Holiday-season TV ads would have you believe that lots of people get brand-new cars for Christmas. With giant bows on top.
I hate to play Scrooge, but you're probably not one of those people. But why settle for one real car when you can buy one video game with dozens of virtual rides? Plus, when you take these vehicles out on the highway, you don't have to worry about insurance, gas prices or speed limits.
Racing roundup"Need for Speed: Most Wanted"
★ ★ ★ ½
Electronic Arts, X360/PS3, $59.99, PC, $49.99, ea.com/most-wanted
★ ★ ★
Microsoft, X360, $59.99, forzamotorsport.net
"Need for Speed: Most Wanted" is the most gleefully irresponsible of this year's racing games. It was developed by Criterion Games, the British studio best known for the "Burnout" franchise, and it shares that series' obsession with vehicular mayhem.
"Most Wanted" is set in an open-world environment called Fairhaven City, which is more of a playground for speed demons than a plausible place to live. While cruising the streets, you'll come across signs inviting you to participate in an assortment of events. In sprint and circuit races the object is just to get to the finish line first, while in the ambush and pursuit events you also have to escape the police.
Dozens of cars are available from the start, and race victories earn vehicle modifications, like road-gripping tires or a more aerodynamic chassis. You have to win the "most wanted" beauties -- say, the Lamborghini Aventador or the Porsche 918 Spyder -- by beating them head-to-head.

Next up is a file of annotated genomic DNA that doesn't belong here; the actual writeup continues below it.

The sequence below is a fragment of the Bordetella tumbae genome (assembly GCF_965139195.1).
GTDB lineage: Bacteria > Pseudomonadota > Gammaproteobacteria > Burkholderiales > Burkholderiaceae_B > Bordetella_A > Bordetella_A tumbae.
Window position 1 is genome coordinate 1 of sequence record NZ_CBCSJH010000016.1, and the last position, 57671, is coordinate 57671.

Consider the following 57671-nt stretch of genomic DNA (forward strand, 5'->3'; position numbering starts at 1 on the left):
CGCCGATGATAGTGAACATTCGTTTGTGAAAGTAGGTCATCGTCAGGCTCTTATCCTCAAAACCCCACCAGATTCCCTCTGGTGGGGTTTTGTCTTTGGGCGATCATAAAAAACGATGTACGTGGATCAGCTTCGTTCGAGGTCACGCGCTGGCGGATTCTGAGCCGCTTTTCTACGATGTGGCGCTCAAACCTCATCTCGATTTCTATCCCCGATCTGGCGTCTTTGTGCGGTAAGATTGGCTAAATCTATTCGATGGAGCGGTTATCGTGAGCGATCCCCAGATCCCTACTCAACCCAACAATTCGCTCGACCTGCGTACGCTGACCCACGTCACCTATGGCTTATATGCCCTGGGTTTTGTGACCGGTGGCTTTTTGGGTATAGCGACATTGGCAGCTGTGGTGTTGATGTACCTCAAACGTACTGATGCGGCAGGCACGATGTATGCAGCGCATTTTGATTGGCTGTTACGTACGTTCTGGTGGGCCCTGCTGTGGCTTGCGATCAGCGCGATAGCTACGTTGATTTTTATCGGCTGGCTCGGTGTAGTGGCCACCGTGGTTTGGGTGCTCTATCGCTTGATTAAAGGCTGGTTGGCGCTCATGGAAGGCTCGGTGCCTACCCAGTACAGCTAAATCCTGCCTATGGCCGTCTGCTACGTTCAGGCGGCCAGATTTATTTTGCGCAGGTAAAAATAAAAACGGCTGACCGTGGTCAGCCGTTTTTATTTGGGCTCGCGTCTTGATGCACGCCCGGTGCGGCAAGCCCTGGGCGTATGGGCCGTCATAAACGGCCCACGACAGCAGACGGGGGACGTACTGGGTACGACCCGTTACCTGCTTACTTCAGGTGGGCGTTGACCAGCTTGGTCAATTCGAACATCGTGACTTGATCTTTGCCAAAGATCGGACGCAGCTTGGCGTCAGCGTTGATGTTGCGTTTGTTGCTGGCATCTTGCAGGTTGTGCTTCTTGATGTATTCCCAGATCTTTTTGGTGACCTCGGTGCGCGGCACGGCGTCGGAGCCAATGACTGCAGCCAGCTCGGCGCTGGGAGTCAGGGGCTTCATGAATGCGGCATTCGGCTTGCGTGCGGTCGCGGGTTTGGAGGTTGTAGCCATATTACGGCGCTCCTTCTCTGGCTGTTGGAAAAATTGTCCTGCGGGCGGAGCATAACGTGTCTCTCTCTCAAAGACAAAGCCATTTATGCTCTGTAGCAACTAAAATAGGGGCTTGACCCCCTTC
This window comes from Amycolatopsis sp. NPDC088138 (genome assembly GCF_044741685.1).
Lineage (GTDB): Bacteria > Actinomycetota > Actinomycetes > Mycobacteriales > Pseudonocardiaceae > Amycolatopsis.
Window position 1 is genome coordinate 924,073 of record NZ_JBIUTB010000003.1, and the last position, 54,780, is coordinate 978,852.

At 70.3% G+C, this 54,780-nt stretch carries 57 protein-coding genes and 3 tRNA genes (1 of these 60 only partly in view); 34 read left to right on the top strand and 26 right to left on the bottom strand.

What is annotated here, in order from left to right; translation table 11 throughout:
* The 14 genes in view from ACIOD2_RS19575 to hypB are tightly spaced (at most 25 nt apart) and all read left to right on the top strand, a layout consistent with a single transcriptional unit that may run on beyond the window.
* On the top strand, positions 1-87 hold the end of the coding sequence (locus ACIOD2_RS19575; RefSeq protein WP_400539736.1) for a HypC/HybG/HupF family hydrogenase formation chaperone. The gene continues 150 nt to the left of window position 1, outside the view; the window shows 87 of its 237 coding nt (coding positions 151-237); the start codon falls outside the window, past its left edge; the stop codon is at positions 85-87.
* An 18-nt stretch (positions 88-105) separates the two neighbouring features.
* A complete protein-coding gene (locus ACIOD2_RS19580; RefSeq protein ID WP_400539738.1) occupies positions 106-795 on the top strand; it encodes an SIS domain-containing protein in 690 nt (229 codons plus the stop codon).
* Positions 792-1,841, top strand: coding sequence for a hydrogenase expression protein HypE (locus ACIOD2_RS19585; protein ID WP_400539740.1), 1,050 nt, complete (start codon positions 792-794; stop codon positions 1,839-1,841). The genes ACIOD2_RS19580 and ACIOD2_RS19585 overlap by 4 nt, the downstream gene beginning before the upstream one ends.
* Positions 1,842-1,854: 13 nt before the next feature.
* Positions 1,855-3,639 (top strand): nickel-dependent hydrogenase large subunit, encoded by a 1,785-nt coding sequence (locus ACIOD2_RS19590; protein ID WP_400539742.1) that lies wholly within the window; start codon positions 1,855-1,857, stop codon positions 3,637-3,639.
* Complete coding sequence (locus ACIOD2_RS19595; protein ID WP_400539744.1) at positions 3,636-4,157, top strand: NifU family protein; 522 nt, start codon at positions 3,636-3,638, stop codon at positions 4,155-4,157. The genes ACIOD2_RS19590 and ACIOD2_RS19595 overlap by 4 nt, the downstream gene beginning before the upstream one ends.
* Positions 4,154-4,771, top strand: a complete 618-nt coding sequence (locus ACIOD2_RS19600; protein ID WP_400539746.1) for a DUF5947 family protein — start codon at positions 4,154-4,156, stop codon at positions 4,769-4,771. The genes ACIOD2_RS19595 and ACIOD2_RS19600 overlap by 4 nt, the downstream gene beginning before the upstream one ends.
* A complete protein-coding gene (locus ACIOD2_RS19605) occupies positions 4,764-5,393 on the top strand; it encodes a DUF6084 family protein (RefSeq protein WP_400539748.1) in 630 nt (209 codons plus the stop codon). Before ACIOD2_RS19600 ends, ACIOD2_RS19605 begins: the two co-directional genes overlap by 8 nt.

"Most Wanted" also includes robust online competition that you can slide right into without having to navigate through a bunch of menus and lobbies. But even if you just want to zip around Fairhaven, flying off ramps and crashing through billboards, this entire package is a blast.
In "Forza Horizon," British studio Playground Games takes U.S. developer Turn 10's exemplary car-geek series off the racetrack and onto the open road. Instead of offering a tour of classic tracks like Le Mans, the new "Forza" moves the action to the fictional Horizon Festival in Colorado.
I found this game's presentation of "car culture" grating, with idiotic characters who seem more interested in partying than driving. But you can ignore all that once you punch the accelerator, and with hundreds of challenges, there's no shortage of action.
Most events are point-to-point races or multiple-lap races on closed circuits, but there are also unsanctioned street races and "showcase" events against airplanes or balloons. Online, you have plenty of straightforward eight-driver events as well as wackier games like "Infected," where you're trying to pass a "virus" from car to car.
In between races, you score points with dangerous driving, such as drifting, zipping past speed cameras or passing other cars a little too closely. Still, "Horizon" stays mostly true to its roots as a simulator rather than an arcade racer -- you can't equip nitro boosters or rocket launchers. And whether you're driving a Ferrari or a Ford Focus, the cars look as gorgeous as ever.